Beans for breakfast? How exportable is the British workfare model?

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dc.contributor.author Bargain, Olivier
dc.contributor.author Orsini, Kristian en
dc.date.accessioned 2008-09-30T15:18:35Z
dc.date.available 2008-09-30T15:18:35Z
dc.date.copyright Copyright 2007 Elsevier en
dc.date.issued 2006
dc.identifier.isbn 978-0-7623-1347-1
dc.identifier.uri http://hdl.handle.net/10197/560
dc.description.abstract Social assistance and inactivity traps have long been considered as one of the main causes of the poor employment performance of EU countries. The success of New Labour in the UK has triggered a growing interests in instruments capable of combining the promotion of responsibility and self-sufficiency with solidarity with less skilled workers. Making-work-pay (MWP) policies, consisting of transfers to households with low earning capacity, have quickly emerged as the most politically acceptable instruments in tax-benefit reforms of many Anglo-Saxon countries. This chapter explores the impact of introducing the British Working Families’ Tax Credit (WFTC) in three EU countries with rather different labor market and welfare institutions: Finland, France and Germany. Simulating the reform reveals that, while first-round effects on income distribution is considerable, the interaction of the new instrument with the structural characteristics of the economy and the population may lead to counterproductive second round effects (i.e. changes in economic behavior). The implementation of the reform, in this case, could only be justified if the social inclusion (i.e. transition into activity) of some specific household types (singles and single mothers) is valued more than a rise in the employment per se. en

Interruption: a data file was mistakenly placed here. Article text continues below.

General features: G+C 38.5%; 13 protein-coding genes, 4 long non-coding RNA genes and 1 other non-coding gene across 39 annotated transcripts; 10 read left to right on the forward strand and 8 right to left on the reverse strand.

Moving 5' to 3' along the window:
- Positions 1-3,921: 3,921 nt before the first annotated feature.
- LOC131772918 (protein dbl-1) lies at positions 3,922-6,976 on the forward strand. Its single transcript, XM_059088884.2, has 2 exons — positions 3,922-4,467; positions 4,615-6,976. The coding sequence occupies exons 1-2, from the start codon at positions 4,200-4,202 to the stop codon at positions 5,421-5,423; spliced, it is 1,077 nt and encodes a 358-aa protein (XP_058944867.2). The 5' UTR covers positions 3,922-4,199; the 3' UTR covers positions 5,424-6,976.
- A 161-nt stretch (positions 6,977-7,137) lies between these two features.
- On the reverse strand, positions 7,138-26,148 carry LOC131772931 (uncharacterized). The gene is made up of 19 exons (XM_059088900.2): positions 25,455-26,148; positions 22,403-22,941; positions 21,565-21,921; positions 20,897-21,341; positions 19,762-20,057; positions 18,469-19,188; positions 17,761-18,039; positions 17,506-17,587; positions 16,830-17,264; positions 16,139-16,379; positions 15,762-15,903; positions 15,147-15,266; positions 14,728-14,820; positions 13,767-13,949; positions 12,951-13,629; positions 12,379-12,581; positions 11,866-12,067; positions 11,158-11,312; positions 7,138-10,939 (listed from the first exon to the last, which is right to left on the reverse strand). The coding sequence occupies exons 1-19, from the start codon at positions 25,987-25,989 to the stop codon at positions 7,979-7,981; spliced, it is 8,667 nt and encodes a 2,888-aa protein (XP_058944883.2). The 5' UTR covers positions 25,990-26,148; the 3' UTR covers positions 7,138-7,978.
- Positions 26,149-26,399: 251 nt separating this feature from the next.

dc.format.extent 4304 bytes
dc.format.mimetype application/pdf
dc.language.iso en en
dc.publisher Emerald en
dc.relation.ispartof Bargain, Olivier (ed.). Research in Labor Economics, volume 25. en
dc.relation.isversionof Bargain, O. and Orsini, K. (March 2006) "Beans for breakfast? How exportable is the British workfare model?". IZA Discussion Paper Series No. 2025. Bonn: The Institute for the Study of Labor (IZA) en
dc.subject Micro-Simulation in Action en
dc.subject Policy Analysis in Europe using EUROMOD en
dc.subject.lcsh Taxation--Europe en
dc.subject.lcsh Labor supply--Europe en
dc.subject.lcsh Employment subsidies--Great Britain en
dc.title Beans for breakfast? How exportable is the British workfare model? en
dc.type Journal Article en
dc.internal.authorurl Olivier Bargain (web page) en
dc.internal.authorurl http://www.ucd.ie/economics/staff/obargain/olivier.bargain.htm en
dc.internal.authorcontactother Email: Olivier.Bargain@ucd.ie; Tel: 353 1 716 8357 en
dc.internal.authorid UCD0001 en
dc.internal.availability Full text available en
dc.internal.webversions Publisher's version en
dc.internal.webversions http://dx.doi.org/10.1016/S0147-9121(06)25007-6 en
dc.status Not peer reviewed en
dc.identifier.doi 10.1016/S0147-9121(06)25007-6
dc.neeo.contributor Bargain|Olivier|aut|UCD0001
dc.neeo.contributor Orsini|Kristian|aut|


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